Coronavirus: CDC Eviction Moratorium Illegal & Ineffective
The policy doesn’t work and the firm doesn’t have the power to extend it. So what is the CDC doing?
The Centers for Illness Control and Avoidance has actually simply revealed that it is extending its across the country expulsion moratorium through June. The firm is taking this action in spite of significant proof that the moratorium will do little to lower the spread of COVID-19 which it breaches the Constitution and surpasses the CDC’s statutory authority.
The CDC has statutory and regulative authority “to prevent the introduction, transmission, or spread of communicable diseases from foreign countries into the States or possessions, or from one State or possession into any other State or possession.” Federal policies likewise “provide for the apprehension, detention, examination, or conditional release of individuals . . . reasonably believed to be infected with a communicable disease.” The initial CDC expulsion moratorium from September made it a criminal offense — punishable by approximately one year of jail time and a fine of approximately $250,000 — to force out particular occupants for nonpayment of lease.
It is uncertain the moratorium will restrict illness spread. The CDC order declares expulsion will interfere with the capability of individuals ill with COVID-19 or at danger of serious COVID-19 disease to separate. Kicked out occupants would most likely move into shared real estate or other congregate settings, such as shelters, where it would be tough to observe social distancing or other infection-control procedures. Yet prospective evictees might have been residing in close settings currently. Census Bureau data show that about a third of renters would move in with family or friends upon eviction — people they were likely already in contact with. And those who move into other congregate housing would be entering controlled settings that have CDC guidance on how to limit disease transmission. Unless evictees had been meticulously sheltering-in-place, avoiding contact with anyone outside or inside their home, moving would not necessarily increase their contact with others or their likelihood of spreading or acquiring the disease.
Moratorium supporters cite a non-peer-reviewed paper that purportedly shows increases in COVID-19 infections and deaths in that states that have lifted their statewide eviction moratoriums compared to states that have not. But the findings are implausible. The cited infections and deaths started rising just a few weeks following the policy change. Evictions take time, often many weeks to months. Resulting infections and deaths, therefore, might not have risen so quickly after the moratoriums were lifted. Moreover, the paper makes the incongruous claim that increased mortality risk became statistically significant at seven weeks — three weeks before the incidence of infections rose.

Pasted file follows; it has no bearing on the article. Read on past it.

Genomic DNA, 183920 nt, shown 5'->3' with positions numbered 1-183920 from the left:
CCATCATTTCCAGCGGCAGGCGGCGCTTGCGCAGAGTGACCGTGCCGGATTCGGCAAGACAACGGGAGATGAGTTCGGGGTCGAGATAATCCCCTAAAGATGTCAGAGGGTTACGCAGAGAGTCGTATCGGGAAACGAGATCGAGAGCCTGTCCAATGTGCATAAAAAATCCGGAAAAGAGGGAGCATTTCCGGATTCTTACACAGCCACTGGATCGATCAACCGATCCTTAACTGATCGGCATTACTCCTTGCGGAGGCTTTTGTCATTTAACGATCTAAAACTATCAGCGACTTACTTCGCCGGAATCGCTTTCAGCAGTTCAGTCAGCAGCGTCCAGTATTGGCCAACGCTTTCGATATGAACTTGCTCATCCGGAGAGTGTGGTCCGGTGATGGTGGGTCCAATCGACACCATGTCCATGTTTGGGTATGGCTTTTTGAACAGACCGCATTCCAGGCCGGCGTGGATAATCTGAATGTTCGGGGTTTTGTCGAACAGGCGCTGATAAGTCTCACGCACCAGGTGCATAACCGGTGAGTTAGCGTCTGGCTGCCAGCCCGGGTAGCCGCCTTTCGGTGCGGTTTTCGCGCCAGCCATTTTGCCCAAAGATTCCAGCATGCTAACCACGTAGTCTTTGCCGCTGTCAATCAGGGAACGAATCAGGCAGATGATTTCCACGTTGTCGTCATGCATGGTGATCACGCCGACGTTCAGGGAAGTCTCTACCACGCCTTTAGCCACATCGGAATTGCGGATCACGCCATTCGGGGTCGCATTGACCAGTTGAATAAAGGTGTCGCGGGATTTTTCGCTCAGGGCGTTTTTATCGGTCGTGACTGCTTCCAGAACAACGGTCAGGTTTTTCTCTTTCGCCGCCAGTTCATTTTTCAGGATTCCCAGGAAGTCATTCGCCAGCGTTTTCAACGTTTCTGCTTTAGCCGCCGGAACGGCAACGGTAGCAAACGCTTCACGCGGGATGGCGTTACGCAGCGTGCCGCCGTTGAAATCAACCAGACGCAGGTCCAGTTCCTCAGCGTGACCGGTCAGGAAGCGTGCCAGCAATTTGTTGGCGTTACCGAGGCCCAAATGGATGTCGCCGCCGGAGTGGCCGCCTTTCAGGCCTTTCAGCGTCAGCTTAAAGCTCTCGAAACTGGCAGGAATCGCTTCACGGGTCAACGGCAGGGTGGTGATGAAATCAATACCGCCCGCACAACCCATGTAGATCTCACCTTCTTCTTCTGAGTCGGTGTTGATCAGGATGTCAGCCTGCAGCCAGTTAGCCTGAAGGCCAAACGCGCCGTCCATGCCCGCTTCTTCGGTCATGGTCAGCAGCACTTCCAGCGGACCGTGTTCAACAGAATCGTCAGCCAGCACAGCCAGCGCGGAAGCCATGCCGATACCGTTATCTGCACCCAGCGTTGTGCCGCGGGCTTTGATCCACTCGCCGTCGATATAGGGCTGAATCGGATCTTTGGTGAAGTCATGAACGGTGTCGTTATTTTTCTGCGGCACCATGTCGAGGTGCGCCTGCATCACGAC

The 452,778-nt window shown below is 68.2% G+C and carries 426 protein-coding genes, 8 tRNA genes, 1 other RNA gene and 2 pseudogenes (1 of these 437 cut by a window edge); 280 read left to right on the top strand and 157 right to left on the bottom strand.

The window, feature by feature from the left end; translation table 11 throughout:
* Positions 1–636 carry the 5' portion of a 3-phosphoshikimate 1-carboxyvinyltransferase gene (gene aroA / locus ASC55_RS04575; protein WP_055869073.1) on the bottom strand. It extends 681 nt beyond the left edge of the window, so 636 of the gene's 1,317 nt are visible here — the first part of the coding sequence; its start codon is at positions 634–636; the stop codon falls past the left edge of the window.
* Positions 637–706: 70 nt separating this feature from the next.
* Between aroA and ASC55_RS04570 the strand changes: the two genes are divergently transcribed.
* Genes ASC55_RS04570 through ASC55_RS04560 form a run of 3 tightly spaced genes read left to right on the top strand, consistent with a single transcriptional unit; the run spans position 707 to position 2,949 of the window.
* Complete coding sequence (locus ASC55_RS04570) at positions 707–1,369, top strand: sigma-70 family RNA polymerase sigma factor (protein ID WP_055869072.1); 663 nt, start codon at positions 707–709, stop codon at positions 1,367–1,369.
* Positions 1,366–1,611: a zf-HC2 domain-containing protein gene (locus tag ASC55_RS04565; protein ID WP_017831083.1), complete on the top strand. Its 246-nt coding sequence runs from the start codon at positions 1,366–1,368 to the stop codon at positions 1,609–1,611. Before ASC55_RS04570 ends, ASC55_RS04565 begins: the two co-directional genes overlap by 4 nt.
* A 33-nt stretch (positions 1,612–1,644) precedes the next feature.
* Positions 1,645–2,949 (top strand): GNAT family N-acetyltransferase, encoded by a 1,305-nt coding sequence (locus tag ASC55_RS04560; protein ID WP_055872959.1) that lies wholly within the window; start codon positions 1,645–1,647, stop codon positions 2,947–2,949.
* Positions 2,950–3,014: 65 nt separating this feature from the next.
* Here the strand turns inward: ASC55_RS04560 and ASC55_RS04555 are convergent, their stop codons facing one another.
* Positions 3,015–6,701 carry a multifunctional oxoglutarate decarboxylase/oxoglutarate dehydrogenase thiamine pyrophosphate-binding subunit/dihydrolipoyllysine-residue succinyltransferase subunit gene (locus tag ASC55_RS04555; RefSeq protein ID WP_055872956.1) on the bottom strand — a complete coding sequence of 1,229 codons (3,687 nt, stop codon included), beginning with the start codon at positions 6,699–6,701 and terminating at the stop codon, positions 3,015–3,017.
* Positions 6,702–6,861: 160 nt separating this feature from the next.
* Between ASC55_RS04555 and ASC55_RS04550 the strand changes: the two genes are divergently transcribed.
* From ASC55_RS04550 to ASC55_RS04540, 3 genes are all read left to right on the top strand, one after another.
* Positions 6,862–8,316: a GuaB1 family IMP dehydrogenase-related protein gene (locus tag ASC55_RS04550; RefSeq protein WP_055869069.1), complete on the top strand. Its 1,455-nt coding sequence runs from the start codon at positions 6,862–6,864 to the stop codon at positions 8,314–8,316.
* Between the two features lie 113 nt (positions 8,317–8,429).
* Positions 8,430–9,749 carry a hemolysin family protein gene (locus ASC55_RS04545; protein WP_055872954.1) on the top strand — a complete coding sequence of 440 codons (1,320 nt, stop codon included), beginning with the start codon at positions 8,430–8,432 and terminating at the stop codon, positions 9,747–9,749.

Plaintiffs around the country have challenged the CDC moratorium, claiming that it violates the Constitution and the statute that the CDC relied on to issue the order. Last month a federal district court in Texas declared the moratorium unconstitutional because it exceeded the limited powers granted in the Constitution to the federal government. The court held that property rights in buildings are “inherently local,” and that regulation of local evictions does not have a substantial effect on interstate commerce. The CDC order limits all evictions, not just those that affect interstate commerce. Yet, only 15 percent of the millions of Americans who relocate each year move to new states. While some courts have held that the CDC had the statutory authority to order a moratorium, a federal district court in Ohio recently found that the moratorium exceeded the CDC’s statutory authority.
Neither court imposed a nationwide injunction ordering the CDC to stop enforcing the moratorium beyond the plaintiffs in the cases. Nevertheless, as the Texas court concluded, “Although the COVID-19 pandemic persists, so does the Constitution.” It offered that if the government fails to “respect the declaratory judgment” — as it apparently did by extending the moratorium — the Texas plaintiffs could return to seek an injunction.
Extending the CDC eviction moratorium should be seen for what it is: a politically popular action that stretches constitutional limits, statutory language, and common sense. It will do little to protect the public from COVID-19 but will cripple the financial viability of small landlords around the country who have been unable to collect rents for nearly a year but remain liable for their own mortgages and bills. Ultimately, this ill-considered measure will drive property owners out of business, reducing the supply of housing and making life more difficult and dangerous for all occupants.
Jobber Wiki author Frank Long contributed to this report.